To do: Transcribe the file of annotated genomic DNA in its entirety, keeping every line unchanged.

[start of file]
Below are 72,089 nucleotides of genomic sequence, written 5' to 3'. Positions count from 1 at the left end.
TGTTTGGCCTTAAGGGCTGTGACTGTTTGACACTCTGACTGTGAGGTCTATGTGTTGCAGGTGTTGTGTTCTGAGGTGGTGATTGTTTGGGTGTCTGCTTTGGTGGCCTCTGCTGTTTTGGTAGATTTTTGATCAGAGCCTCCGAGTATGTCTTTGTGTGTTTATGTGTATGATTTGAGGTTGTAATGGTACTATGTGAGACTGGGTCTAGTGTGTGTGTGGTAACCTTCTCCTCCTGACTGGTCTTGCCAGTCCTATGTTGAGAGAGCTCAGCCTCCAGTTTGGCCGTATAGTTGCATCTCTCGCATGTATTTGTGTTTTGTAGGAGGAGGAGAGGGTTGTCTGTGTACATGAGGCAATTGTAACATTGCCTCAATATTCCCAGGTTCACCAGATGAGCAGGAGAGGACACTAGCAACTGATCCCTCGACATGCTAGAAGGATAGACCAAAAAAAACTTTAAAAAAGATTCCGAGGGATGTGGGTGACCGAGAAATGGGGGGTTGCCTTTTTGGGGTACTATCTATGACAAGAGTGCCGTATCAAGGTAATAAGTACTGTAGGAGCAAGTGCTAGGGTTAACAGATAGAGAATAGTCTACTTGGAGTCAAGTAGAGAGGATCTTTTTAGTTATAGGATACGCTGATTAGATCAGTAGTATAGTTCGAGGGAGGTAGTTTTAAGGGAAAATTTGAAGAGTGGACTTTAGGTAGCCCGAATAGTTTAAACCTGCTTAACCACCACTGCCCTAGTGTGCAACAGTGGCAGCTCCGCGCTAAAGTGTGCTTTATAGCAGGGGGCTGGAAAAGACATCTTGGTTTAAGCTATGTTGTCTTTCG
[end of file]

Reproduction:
Below are 72,089 nucleotides of genomic sequence, written 5' to 3'. Positions count from 1 at the left end.
TGTTTGGCCTTAAGGGCTGTGACTGTTTGACACTCTGACTGTGAGGTCTATGTGTTGCAGGTGTTGTGTTCTGAGGTGGTGATTGTTTGGGTGTCTGCTTTGGTGGCCTCTGCTGTTTTGGTAGATTTTTGATCAGAGCCTCCGAGTATGTCTTTGTGTGTTTATGTGTATGATTTGAGGTTGTAATGGTACTATGTGAGACTGGGTCTAGTGTGTGTGTGGTAACCTTCTCCTCCTGACTGGTCTTGCCAGTCCTATGTTGAGAGAGCTCAGCCTCCAGTTTGGCCGTATAGTTGCATCTCTCGCATGTATTTGTGTTTTGTAGGAGGAGGAGAGGGTTGTCTGTGTACATGAGGCAATTGTAACATTGCCTCAATATTCCCAGGTTCACCAGATGAGCAGGAGAGGACACTAGCAACTGATCCCTCGACATGCTAGAAGGATAGACCAAAAAAAACTTTAAAAAAGATTCCGAGGGATGTGGGTGACCGAGAAATGGGGGGTTGCCTTTTTGGGGTACTATCTATGACAAGAGTGCCGTATCAAGGTAATAAGTACTGTAGGAGCAAGTGCTAGGGTTAACAGATAGAGAATAGTCTACTTGGAGTCAAGTAGAGAGGATCTTTTTAGTTATAGGATACGCTGATTAGATCAGTAGTATAGTTCGAGGGAGGTAGTTTTAAGGGAAAATTTGAAGAGTGGACTTTAGGTAGCCCGAATAGTTTAAACCTGCTTAACCACCACTGCCCTAGTGTGCAACAGTGGCAGCTCCGCGCTAAAGTGTGCTTTATAGCAGGGGGCTGGAAAAGACATCTTGGTTTAAGCTATGTTGTCTTTCG